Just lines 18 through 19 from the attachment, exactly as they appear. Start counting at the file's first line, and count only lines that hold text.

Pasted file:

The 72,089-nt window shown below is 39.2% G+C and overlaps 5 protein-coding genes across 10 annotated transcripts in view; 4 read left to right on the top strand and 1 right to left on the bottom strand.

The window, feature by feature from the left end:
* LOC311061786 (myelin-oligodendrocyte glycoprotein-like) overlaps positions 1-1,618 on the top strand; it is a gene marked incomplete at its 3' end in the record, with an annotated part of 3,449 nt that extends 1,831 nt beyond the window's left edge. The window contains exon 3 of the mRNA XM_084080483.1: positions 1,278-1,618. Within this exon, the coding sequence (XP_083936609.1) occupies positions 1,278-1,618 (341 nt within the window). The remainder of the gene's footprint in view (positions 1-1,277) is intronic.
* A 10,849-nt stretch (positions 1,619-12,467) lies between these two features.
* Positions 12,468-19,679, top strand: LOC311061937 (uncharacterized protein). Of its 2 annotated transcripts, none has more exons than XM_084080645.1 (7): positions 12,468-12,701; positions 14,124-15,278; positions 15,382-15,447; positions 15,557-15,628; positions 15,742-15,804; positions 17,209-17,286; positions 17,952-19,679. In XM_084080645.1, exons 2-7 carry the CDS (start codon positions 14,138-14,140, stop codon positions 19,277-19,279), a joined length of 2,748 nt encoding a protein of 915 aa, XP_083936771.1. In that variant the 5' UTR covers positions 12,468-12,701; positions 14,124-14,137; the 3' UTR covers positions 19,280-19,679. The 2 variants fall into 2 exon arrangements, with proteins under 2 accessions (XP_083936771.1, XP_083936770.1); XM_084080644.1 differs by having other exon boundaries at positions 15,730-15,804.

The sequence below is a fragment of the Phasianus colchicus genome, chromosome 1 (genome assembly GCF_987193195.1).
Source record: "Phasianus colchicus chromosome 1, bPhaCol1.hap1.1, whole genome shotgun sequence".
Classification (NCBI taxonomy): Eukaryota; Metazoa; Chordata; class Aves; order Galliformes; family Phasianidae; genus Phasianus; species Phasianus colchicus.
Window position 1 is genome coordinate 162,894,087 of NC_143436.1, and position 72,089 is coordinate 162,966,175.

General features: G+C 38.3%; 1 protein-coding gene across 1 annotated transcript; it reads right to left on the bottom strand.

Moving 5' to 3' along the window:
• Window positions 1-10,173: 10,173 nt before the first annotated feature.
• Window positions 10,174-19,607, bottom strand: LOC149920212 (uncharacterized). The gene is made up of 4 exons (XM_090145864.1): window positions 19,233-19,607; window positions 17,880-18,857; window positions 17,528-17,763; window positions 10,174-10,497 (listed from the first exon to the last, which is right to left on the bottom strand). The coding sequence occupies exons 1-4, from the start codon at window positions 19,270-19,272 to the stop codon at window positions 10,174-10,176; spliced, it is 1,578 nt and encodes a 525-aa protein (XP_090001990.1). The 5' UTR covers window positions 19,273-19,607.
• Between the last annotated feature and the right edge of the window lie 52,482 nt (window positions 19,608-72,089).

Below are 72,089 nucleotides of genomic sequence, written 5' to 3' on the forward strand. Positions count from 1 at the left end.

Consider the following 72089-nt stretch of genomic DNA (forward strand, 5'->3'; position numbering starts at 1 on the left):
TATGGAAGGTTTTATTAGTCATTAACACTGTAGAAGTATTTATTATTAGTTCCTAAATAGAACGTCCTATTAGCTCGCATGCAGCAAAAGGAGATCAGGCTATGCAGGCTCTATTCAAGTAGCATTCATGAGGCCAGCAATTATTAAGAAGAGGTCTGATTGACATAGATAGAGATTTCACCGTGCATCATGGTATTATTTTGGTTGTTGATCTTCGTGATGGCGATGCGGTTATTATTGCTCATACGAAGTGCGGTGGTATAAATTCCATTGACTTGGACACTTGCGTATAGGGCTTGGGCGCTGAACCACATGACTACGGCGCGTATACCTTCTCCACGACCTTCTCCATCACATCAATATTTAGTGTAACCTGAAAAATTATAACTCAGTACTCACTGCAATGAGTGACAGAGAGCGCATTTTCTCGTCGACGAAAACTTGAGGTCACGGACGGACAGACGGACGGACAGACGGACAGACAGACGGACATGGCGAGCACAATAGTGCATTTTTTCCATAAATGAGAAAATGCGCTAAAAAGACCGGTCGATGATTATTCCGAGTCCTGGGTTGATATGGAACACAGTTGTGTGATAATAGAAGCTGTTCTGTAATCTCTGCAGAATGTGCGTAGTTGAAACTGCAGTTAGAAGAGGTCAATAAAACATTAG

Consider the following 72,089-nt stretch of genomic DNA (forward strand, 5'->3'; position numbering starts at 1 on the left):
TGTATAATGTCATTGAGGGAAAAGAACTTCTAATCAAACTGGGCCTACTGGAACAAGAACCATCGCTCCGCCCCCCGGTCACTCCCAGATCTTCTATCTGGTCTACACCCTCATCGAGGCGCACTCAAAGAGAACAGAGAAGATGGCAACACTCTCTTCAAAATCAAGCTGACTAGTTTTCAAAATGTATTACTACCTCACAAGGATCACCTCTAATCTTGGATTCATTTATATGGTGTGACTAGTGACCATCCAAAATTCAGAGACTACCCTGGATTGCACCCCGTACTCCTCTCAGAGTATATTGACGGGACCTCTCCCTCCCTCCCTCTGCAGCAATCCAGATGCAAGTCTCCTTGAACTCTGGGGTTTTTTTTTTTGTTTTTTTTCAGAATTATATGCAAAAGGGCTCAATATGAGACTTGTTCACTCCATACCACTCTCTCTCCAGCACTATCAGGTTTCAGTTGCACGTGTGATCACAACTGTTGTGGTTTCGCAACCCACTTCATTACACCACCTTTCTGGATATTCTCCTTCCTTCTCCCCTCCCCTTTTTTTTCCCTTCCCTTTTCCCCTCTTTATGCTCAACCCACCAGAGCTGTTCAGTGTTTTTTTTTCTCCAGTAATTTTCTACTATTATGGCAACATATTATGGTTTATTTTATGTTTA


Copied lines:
Consider the following 72,089-nt stretch of genomic DNA (forward strand, 5'->3'; position numbering starts at 1 on the left):
TGTATAATGTCATTGAGGGAAAAGAACTTCTAATCAAACTGGGCCTACTGGAACAAGAACCATCGCTCCGCCCCCCGGTCACTCCCAGATCTTCTATCTGGTCTACACCCTCATCGAGGCGCACTCAAAGAGAACAGAGAAGATGGCAACACTCTCTTCAAAATCAAGCTGACTAGTTTTCAAAATGTATTACTACCTCACAAGGATCACCTCTAATCTTGGATTCATTTATATGGTGTGACTAGTGACCATCCAAAATTCAGAGACTACCCTGGATTGCACCCCGTACTCCTCTCAGAGTATATTGACGGGACCTCTCCCTCCCTCCCTCTGCAGCAATCCAGATGCAAGTCTCCTTGAACTCTGGGGTTTTTTTTTTTGTTTTTTTTCAGAATTATATGCAAAAGGGCTCAATATGAGACTTGTTCACTCCATACCACTCTCTCTCCAGCACTATCAGGTTTCAGTTGCACGTGTGATCACAACTGTTGTGGTTTCGCAACCCACTTCATTACACCACCTTTCTGGATATTCTCCTTCCTTCTCCCCTCCCCTTTTTTTTCCCTTCCCTTTTCCCCTCTTTATGCTCAACCCACCAGAGCTGTTCAGTGTTTTTTTTTCTCCAGTAATTTTCTACTATTATGGCAACATATTATGGTTTATTTTATGTTTA